Relationship Quality with Adult Children: Gender and Cognitive Limitations Among Older Adults

Wednesday, 13 July 2016: 10:45
Location: Elise Richter Saal (Main Building)
Oral Presentation
Patricia THOMAS, Purdue University, USA
Debra UMBERSON, University of Texas at Austin, USA
Objectives: Increasing risk for cognitive limitations at older ages along with a growing population of older adults presents critical challenges for caregiving families and health care systems. These challenges urgently call for research examining factors that may protect against or exacerbate cognitive limitations among older adults. We examine the impact of adult child-parent relationship quality, a feature of the social environment known to affect physical and mental health and may also influence the cognitive health of older parents.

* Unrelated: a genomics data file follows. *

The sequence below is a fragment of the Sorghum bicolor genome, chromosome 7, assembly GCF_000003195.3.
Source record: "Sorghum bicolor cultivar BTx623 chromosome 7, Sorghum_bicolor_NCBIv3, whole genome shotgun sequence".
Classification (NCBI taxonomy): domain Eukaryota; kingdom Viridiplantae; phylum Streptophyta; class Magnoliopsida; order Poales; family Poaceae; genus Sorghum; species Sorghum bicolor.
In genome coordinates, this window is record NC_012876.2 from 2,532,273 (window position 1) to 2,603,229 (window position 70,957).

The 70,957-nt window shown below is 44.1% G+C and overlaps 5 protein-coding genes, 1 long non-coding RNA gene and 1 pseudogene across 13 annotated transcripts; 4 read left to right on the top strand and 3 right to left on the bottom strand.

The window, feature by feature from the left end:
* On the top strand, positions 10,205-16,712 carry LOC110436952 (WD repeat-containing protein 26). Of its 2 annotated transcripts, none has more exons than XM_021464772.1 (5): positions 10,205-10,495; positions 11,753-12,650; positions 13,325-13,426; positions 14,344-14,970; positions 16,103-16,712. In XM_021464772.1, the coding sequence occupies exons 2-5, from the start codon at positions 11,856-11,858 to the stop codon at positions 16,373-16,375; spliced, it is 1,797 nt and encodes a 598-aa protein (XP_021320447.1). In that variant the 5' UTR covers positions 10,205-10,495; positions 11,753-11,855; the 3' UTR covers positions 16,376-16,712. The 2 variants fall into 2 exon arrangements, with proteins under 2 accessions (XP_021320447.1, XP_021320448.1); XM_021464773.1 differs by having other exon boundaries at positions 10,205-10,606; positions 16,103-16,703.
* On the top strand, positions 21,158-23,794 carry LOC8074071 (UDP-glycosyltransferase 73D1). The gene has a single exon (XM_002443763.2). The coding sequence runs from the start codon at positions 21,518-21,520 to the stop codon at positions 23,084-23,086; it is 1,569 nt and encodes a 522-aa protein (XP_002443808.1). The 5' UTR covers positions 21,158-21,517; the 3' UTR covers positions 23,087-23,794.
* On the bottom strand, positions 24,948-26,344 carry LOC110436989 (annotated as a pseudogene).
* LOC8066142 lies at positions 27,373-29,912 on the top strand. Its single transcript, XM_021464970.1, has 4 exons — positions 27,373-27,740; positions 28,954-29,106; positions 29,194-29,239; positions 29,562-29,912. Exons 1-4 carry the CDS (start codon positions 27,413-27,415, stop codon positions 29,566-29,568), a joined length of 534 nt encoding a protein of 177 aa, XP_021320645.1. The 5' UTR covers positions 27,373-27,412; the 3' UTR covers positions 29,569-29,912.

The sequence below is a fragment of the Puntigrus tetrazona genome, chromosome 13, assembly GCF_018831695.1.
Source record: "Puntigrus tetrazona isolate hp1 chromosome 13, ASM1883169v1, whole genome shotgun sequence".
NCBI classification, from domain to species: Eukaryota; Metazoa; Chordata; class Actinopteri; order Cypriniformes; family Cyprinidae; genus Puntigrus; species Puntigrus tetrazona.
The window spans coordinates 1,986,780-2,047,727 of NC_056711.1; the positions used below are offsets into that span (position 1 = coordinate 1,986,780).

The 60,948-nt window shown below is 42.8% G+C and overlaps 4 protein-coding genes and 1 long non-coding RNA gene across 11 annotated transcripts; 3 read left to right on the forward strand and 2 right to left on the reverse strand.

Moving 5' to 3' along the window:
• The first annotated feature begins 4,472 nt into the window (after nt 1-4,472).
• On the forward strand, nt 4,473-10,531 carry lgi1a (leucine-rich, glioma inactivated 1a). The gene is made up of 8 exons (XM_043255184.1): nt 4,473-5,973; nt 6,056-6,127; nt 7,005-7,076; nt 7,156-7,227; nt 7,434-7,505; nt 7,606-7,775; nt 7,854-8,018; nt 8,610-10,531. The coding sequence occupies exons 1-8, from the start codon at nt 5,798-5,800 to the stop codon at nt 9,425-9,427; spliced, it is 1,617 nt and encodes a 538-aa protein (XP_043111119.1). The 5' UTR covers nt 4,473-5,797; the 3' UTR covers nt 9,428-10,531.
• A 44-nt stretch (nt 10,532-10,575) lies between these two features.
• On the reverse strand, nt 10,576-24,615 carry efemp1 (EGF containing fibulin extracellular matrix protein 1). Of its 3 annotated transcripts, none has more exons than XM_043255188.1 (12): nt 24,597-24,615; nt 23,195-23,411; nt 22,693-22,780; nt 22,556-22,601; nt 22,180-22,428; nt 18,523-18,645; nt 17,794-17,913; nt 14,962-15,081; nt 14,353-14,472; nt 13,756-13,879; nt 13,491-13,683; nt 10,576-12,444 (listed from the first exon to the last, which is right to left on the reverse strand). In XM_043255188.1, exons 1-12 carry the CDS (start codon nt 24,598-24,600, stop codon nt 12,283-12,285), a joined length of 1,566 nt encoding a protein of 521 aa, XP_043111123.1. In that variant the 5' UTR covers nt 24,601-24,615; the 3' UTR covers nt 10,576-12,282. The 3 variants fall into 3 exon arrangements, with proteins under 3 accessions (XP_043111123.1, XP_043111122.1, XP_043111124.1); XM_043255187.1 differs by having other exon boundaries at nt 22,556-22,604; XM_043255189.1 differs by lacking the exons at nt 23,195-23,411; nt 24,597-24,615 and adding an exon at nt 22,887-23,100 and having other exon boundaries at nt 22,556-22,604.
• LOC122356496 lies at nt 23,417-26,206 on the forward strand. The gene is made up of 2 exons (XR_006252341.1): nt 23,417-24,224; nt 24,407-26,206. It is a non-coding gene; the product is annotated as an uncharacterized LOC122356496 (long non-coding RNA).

Methods: Using nationally representative panel data from the Americans’ Changing Lives survey (N=1,408), we analyzed the impact of both positive and negative dimensions of adult child-parent relationship quality on trajectories of older parents’ cognitive limitations as they aged.

Results: Higher levels of strain with adult children were linked to steeper increases in cognitive limitations as mothers aged, but relationship strain with adult children appeared to be protective against cognitive decline for fathers.

Discussion: Older women are already at greater risk for cognitive limitations than men, and relationship strain with adult children may exacerbate cognitive decline for women. These findings point to the importance of taking gender into account when studying how positive and negative aspects of close social relationships affect older adults.